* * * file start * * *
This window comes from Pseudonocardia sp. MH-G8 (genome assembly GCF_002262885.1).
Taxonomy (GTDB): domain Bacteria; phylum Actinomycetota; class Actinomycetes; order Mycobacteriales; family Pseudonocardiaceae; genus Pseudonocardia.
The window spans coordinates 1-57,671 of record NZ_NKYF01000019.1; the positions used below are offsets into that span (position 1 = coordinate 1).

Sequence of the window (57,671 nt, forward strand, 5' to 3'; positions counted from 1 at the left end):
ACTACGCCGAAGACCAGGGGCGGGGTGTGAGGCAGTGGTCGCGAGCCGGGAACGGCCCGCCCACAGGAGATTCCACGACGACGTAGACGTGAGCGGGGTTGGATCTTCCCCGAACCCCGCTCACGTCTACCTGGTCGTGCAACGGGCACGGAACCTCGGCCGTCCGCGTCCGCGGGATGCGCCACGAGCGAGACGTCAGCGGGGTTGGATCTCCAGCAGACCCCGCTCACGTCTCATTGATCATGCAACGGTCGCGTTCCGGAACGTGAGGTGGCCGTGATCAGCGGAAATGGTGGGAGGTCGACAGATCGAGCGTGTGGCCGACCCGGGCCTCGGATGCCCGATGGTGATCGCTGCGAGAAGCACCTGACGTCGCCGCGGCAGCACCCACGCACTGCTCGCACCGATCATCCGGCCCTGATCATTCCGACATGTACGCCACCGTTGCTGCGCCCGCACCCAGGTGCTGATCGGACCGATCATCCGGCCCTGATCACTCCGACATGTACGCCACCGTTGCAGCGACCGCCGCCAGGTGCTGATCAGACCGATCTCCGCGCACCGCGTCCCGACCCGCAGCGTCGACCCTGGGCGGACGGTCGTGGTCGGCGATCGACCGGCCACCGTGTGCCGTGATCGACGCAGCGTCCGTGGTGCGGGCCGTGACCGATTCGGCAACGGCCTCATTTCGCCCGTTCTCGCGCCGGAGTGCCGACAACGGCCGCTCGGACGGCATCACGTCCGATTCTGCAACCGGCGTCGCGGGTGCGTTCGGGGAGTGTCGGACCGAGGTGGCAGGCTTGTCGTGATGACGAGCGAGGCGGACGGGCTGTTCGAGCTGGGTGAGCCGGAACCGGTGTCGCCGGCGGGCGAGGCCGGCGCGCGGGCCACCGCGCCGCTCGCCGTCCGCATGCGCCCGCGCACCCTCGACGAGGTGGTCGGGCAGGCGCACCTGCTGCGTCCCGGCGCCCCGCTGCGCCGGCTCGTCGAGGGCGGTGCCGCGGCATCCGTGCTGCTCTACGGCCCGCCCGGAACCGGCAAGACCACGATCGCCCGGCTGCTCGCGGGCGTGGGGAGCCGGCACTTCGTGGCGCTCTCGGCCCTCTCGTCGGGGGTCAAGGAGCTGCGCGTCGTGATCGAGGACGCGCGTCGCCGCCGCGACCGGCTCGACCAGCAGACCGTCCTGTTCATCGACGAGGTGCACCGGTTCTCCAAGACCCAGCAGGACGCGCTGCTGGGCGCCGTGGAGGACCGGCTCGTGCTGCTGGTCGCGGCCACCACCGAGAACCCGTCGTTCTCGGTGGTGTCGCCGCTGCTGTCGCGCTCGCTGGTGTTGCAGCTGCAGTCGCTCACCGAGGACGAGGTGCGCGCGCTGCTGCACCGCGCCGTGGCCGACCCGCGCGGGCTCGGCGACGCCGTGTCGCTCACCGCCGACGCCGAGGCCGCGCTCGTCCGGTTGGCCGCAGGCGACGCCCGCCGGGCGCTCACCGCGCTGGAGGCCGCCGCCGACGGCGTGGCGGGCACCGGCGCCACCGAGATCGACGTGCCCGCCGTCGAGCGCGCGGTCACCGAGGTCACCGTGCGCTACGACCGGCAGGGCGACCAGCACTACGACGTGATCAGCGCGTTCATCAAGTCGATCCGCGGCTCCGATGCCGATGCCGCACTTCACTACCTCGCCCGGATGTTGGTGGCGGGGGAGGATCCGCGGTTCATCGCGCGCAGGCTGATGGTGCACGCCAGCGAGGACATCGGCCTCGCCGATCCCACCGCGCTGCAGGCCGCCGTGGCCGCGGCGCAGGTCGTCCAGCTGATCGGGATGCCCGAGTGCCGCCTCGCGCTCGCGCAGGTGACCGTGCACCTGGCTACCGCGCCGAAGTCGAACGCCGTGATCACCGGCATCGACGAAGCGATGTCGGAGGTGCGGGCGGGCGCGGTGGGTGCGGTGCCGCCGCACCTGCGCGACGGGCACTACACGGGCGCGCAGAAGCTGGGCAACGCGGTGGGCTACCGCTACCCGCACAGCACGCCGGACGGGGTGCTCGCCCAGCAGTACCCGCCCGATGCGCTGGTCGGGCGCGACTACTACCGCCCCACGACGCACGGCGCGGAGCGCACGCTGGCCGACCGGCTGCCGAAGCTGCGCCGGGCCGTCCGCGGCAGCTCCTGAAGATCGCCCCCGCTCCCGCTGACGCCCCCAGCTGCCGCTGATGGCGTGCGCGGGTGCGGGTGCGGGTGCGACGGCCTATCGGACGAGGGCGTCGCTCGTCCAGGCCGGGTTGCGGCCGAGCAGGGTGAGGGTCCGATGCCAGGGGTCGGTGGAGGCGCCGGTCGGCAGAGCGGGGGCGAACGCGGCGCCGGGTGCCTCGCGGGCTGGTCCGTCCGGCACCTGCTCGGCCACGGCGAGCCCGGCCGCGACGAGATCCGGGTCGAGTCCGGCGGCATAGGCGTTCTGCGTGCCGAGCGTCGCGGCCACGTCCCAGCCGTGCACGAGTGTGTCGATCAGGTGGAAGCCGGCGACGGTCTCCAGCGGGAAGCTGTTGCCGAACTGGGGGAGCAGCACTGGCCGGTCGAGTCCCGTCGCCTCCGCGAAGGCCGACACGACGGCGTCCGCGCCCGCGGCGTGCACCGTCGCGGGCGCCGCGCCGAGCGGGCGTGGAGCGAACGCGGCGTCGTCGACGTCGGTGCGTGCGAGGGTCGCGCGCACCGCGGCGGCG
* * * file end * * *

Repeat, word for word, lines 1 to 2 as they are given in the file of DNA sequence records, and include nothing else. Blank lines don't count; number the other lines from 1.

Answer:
This window comes from Pseudonocardia sp. MH-G8 (genome assembly GCF_002262885.1).
Taxonomy (GTDB): domain Bacteria; phylum Actinomycetota; class Actinomycetes; order Mycobacteriales; family Pseudonocardiaceae; genus Pseudonocardia.